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People are terrible at predicting their own behavior. You can see this for yourself: how many of your New Year’s resolutions you really accomplished, or even tried to? That’s one of the reasons why traditional market research techniques like surveys and focus groups don’t allow an accurate view on consumer thoughts and behaviors, or if a given campaign will work or not.

Enter neuroscience and psychology experts. The application of neuroscience and psychology knowledge to marketing and advertising has been growing steadily, but there still are some doubts about the effective of these techniques. A new study by UCLA neuroscientists may help surpass those doubts and help establishing neuromarketing as a market research approach.

In this study subjects’ brains were analyzed via fMRI while seeing PSA announcements on the importance of using of sunscreen, so that the experimenters could see the way the message was being processed in the brain and what future impact it would have on subjects’ behavior. The brain scans were more accurate in predicting the usage of sunscreen than the survey responses provided by the subjects. The team of experimenters knew better than the subjects what their (the subjects) behavior would be regarding this specific behavior.

Here’s an excerpt of the UCLA press release on the study, featuring some words by Matthew Lieberman the senior author:

“There is a very long history within psychology of people not being very good judges of what they will actually do in a future situation,” said the study’s senior author, Matthew Lieberman, a UCLA professor of psychology and of psychiatry and biobehavioral sciences. “Many people ‘decide’ to do things but then don’t do them.”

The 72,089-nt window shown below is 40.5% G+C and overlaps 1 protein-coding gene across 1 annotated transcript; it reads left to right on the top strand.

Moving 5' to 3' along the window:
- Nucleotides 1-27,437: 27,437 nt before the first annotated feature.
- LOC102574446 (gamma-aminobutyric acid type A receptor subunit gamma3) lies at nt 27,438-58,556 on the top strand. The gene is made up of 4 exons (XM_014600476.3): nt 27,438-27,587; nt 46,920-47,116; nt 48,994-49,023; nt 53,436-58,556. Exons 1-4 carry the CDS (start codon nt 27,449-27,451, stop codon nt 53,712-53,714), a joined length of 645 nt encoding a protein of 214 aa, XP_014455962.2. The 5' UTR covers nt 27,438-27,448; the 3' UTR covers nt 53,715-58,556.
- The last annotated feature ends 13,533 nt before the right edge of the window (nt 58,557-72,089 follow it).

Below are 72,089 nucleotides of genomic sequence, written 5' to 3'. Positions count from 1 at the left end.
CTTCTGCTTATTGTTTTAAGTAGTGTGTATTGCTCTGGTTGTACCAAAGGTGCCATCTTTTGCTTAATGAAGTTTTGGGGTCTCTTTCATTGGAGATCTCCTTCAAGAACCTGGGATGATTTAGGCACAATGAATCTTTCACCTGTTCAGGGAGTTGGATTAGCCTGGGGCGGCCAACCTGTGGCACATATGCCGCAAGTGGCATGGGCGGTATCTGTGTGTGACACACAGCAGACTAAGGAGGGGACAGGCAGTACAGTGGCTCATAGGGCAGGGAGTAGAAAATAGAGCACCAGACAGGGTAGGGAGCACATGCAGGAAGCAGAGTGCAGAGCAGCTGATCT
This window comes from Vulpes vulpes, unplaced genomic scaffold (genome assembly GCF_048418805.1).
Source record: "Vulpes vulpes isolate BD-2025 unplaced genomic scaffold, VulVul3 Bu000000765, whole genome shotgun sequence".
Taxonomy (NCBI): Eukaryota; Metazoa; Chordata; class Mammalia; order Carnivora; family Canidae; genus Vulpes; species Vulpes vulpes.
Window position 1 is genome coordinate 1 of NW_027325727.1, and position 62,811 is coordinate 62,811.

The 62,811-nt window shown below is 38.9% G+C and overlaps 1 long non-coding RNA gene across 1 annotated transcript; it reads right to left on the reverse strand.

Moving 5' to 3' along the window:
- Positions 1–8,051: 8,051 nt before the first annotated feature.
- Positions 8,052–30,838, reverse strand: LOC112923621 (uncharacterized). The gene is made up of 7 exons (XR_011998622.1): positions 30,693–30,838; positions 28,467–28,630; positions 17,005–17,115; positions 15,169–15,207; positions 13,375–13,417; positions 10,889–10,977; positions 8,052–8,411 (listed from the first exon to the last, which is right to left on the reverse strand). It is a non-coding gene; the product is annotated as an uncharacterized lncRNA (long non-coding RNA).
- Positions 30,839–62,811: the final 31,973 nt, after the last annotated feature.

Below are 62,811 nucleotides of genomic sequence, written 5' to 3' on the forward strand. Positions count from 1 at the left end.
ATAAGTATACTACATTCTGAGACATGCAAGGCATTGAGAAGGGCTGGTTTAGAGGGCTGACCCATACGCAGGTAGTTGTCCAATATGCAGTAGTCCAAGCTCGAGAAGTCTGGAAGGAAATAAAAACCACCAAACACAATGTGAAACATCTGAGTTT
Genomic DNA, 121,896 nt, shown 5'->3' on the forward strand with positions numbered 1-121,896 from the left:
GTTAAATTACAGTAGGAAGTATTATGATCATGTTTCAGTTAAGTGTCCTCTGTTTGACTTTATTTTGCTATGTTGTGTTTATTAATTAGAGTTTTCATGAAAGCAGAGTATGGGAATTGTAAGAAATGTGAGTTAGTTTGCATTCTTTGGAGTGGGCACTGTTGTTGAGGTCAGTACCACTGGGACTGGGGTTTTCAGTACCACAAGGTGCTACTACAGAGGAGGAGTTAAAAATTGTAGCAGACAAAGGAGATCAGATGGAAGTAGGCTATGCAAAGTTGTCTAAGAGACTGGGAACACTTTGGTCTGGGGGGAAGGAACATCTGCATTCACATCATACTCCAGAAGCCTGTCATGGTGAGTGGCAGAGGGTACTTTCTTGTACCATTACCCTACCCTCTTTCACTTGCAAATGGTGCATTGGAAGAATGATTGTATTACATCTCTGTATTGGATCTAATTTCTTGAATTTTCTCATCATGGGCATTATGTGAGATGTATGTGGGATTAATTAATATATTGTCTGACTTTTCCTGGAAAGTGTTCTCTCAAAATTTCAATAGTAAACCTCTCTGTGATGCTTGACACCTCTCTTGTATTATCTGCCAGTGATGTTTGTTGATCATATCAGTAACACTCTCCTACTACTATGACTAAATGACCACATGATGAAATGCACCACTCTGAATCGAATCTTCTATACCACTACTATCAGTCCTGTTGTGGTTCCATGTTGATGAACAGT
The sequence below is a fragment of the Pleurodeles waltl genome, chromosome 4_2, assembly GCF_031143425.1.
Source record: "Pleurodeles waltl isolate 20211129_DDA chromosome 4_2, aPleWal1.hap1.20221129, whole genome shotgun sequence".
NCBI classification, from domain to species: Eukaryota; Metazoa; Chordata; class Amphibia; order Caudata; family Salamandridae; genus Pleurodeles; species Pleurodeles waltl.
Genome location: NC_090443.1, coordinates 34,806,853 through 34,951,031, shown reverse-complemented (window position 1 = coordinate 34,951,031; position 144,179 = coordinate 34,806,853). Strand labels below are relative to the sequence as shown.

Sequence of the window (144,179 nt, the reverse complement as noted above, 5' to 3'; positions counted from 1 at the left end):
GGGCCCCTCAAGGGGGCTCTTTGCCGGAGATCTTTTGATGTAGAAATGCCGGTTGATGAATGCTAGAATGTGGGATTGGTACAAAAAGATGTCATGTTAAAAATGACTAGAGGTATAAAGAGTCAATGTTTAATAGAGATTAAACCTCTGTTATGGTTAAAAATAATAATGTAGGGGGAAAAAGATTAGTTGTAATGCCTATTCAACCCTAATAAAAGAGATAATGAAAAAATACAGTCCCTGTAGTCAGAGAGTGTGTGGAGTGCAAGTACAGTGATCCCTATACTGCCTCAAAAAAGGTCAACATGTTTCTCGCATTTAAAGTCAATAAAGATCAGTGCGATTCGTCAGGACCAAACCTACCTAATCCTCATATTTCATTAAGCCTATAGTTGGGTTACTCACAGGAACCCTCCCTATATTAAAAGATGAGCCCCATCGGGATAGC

The new study by Lieberman and lead author Emily Falk, who earned her doctorate in psychology from UCLA this month, shows that increased activity in a brain region called the medial prefrontal cortex among individuals viewing and listening to public service announcement slides on the importance of using sunscreen strongly indicated that these people were more likely to increase their use of sunscreen the following week, even beyond the people’s own expectations.

While the fact that people aren’t accurate enough in predicting their own behavior is not a surprise, being able to predict their future behavior by studying their brains response to a PSA is a huge moment in the establishment of neuromarketing as credible market research alternative.

You can read the UCLA’s press release here.